Question:In 1989, with child poverty rates at a shameful high of 12 per cent, all Canadian parties agreed in the House of Commons to end child poverty by 2000. In 1990, the Canadian government affirmed that commitment by leading the World Summit for Children. Today, however, 40 per cent of food bank users are children and child poverty rates remain at around 12 per cent. Child poverty is a very serious human rights issue and the UN Human Development report has warned that Canada is far behind on human rights and poverty.
What would you do to follow through on Canada's commitments so as to change the situation of the millions of children in Canada who are living in poverty today?
- Lyndsay Macdonald, 23, is a Registered ECE. Macdonald is a passionate advocate for a national childcare system in Canada.
Rebecca Harrison, 27, Green Party candidate, Whitby-Oshawa:
In 1989 I was six-years-old. I'm nearly 30 and not much has changed. It has become my mission to find that out why. I read reports, spoke to organizations, researchers and politicians that proved to me that Poverty Elimination was not only possible but necessary to protect the human rights of all Canadians. Seven provinces across the country have committed to poverty reduction strategies. Each province varies in their commitments with New Brunswick and Newfoundland boasting strongest political and institutional commitments. Each of these plans depend on support from the Federal government. So now it is the Federal government that is dragging its heels.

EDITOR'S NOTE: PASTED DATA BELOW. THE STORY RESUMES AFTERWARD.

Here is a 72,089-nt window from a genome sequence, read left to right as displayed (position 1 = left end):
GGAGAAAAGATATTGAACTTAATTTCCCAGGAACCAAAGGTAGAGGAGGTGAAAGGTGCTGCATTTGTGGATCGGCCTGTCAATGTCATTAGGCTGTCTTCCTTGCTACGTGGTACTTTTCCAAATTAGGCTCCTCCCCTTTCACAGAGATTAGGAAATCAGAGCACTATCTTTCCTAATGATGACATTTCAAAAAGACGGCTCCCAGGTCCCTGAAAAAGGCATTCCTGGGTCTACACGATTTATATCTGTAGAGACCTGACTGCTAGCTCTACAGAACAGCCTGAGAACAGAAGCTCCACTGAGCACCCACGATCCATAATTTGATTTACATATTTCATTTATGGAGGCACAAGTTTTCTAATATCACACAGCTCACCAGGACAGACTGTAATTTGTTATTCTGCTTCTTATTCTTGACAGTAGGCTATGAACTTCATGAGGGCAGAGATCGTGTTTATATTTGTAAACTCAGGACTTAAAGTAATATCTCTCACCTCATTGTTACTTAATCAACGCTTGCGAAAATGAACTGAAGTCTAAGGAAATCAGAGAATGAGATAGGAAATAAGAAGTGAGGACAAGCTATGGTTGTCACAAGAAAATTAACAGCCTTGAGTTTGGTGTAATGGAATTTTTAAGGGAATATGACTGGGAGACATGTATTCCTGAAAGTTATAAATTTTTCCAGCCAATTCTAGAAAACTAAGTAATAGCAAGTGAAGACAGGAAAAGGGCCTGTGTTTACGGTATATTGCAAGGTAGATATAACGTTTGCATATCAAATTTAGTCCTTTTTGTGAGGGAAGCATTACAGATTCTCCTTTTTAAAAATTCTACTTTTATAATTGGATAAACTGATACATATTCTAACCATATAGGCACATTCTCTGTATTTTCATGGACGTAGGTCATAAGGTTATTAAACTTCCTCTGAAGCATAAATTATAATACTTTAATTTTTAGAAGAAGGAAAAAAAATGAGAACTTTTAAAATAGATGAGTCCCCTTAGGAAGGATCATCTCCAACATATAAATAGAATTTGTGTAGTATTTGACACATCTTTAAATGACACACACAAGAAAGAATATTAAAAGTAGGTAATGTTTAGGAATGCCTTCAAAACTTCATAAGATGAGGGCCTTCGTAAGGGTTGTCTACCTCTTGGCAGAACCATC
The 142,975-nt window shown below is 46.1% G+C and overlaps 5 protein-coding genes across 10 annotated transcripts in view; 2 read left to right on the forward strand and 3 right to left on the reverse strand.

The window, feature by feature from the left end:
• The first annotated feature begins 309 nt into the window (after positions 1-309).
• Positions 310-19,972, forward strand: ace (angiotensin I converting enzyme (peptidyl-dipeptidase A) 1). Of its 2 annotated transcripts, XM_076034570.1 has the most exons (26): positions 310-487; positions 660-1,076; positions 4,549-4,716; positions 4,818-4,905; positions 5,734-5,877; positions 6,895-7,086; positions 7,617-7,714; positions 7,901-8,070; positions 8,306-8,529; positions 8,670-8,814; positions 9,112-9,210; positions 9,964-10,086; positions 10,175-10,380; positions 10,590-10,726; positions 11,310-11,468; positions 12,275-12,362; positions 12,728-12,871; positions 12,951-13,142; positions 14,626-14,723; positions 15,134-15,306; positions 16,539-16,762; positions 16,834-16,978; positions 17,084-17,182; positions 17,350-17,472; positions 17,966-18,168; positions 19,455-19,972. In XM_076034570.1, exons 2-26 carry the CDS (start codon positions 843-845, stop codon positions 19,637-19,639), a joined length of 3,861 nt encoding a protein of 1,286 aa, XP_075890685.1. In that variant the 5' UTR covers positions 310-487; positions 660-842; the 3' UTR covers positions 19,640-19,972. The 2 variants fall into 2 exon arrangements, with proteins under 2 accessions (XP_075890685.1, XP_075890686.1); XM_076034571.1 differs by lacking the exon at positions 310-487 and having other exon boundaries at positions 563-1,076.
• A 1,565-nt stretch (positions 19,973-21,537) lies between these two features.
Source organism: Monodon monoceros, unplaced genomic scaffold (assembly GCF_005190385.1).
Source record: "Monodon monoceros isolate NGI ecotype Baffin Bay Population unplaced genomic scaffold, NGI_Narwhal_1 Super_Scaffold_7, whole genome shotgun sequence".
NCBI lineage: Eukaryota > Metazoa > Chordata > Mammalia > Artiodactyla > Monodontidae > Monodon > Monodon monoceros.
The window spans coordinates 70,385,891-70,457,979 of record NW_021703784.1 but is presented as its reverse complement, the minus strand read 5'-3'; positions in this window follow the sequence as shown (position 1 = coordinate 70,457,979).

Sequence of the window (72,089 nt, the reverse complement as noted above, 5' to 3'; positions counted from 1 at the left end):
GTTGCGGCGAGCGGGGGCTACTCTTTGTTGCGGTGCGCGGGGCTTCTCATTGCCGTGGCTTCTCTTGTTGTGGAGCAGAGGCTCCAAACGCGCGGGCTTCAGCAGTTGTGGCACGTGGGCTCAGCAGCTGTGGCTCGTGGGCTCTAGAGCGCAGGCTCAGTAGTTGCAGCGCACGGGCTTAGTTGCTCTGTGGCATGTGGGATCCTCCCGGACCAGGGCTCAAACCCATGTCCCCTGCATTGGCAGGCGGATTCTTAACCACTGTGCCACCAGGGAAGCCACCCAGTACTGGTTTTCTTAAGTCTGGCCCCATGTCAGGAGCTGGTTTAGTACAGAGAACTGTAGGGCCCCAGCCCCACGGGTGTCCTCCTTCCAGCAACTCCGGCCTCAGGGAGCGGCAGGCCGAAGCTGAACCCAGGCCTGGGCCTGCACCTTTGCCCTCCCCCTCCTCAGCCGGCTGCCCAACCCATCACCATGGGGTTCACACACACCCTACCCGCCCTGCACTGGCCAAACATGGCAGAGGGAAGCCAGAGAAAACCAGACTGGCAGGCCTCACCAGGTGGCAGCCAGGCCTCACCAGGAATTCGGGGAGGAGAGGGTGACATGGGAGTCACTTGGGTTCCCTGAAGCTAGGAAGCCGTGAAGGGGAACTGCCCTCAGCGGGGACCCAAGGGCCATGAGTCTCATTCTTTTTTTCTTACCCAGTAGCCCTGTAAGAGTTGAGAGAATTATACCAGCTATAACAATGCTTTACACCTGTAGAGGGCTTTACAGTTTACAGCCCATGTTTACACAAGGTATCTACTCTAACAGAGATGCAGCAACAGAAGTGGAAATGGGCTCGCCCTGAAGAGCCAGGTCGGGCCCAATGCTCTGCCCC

Poverty Elimination is the reason I decided to run for the Green Party. I am currently the Poverty Elimination Critic for the Party and as such I ensure that our policies work to eliminate poverty in Canada.
Our Federal Poverty Elimination Strategy includes but is not limited to; a National Affordable housing strategy including new builds, retrofits and inclusionary housing practices that will ensure supply of housing is no longer an issue by 2019; Revamping the 2005 agreement reached between provinces and territories to provide a universal access childcare program; increase benefits for Seniors through GIS and changes to CPP so that no senior is forced to live in poverty; Long term support for Canadians living with a disability through a Guaranteed Livable Income; a national pharma care program, so no one has to choose between food and medicine.